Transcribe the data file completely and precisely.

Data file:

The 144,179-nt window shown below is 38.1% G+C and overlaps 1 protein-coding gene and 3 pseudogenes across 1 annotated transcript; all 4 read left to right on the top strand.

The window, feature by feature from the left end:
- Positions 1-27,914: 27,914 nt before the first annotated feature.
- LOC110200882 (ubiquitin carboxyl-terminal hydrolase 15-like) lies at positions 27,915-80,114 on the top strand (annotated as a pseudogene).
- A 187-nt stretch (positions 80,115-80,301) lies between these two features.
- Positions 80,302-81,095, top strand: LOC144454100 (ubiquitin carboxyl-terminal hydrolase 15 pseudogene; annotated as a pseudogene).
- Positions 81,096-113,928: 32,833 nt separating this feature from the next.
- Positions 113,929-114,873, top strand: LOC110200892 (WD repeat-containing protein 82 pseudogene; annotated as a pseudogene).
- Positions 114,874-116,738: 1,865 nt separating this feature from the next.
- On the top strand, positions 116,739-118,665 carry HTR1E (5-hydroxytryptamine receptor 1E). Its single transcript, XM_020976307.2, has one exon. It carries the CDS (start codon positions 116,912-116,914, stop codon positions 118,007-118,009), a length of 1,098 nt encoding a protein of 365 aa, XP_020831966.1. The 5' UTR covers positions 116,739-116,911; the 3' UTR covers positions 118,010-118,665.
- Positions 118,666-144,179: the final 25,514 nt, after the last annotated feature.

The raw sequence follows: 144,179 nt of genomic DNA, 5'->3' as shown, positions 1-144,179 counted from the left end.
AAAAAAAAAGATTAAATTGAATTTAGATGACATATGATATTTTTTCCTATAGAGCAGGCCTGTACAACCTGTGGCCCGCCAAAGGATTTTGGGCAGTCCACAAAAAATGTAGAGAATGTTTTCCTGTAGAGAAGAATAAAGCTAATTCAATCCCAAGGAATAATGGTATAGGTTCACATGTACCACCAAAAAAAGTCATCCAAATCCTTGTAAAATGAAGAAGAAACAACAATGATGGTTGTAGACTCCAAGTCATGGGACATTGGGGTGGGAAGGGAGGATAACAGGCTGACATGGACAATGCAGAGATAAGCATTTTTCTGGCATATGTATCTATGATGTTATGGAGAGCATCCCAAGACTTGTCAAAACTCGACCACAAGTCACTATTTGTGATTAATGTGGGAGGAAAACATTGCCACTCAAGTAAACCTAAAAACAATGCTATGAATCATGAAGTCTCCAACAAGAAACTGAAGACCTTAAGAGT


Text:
The 144,179-nt window shown below is 38.1% G+C and overlaps 1 protein-coding gene and 3 pseudogenes across 1 annotated transcript; all 4 read left to right on the top strand.

The window, feature by feature from the left end:
- Positions 1-27,914: 27,914 nt before the first annotated feature.
- LOC110200882 (ubiquitin carboxyl-terminal hydrolase 15-like) lies at positions 27,915-80,114 on the top strand (annotated as a pseudogene).
- A 187-nt stretch (positions 80,115-80,301) lies between these two features.
- Positions 80,302-81,095, top strand: LOC144454100 (ubiquitin carboxyl-terminal hydrolase 15 pseudogene; annotated as a pseudogene).
- Positions 81,096-113,928: 32,833 nt separating this feature from the next.
- Positions 113,929-114,873, top strand: LOC110200892 (WD repeat-containing protein 82 pseudogene; annotated as a pseudogene).
- Positions 114,874-116,738: 1,865 nt separating this feature from the next.
- On the top strand, positions 116,739-118,665 carry HTR1E (5-hydroxytryptamine receptor 1E). Its single transcript, XM_020976307.2, has one exon. It carries the CDS (start codon positions 116,912-116,914, stop codon positions 118,007-118,009), a length of 1,098 nt encoding a protein of 365 aa, XP_020831966.1. The 5' UTR covers positions 116,739-116,911; the 3' UTR covers positions 118,010-118,665.
- Positions 118,666-144,179: the final 25,514 nt, after the last annotated feature.

The raw sequence follows: 144,179 nt of genomic DNA, 5'->3' as shown, positions 1-144,179 counted from the left end.
AAAAAAAAAGATTAAATTGAATTTAGATGACATATGATATTTTTTCCTATAGAGCAGGCCTGTACAACCTGTGGCCCGCCAAAGGATTTTGGGCAGTCCACAAAAAATGTAGAGAATGTTTTCCTGTAGAGAAGAATAAAGCTAATTCAATCCCAAGGAATAATGGTATAGGTTCACATGTACCACCAAAAAAAGTCATCCAAATCCTTGTAAAATGAAGAAGAAACAACAATGATGGTTGTAGACTCCAAGTCATGGGACATTGGGGTGGGAAGGGAGGATAACAGGCTGACATGGACAATGCAGAGATAAGCATTTTTCTGGCATATGTATCTATGATGTTATGGAGAGCATCCCAAGACTTGTCAAAACTCGACCACAAGTCACTATTTGTGATTAATGTGGGAGGAAAACATTGCCACTCAAGTAAACCTAAAAACAATGCTATGAATCATGAAGTCTCCAACAAGAAACTGAAGACCTTAAGAGT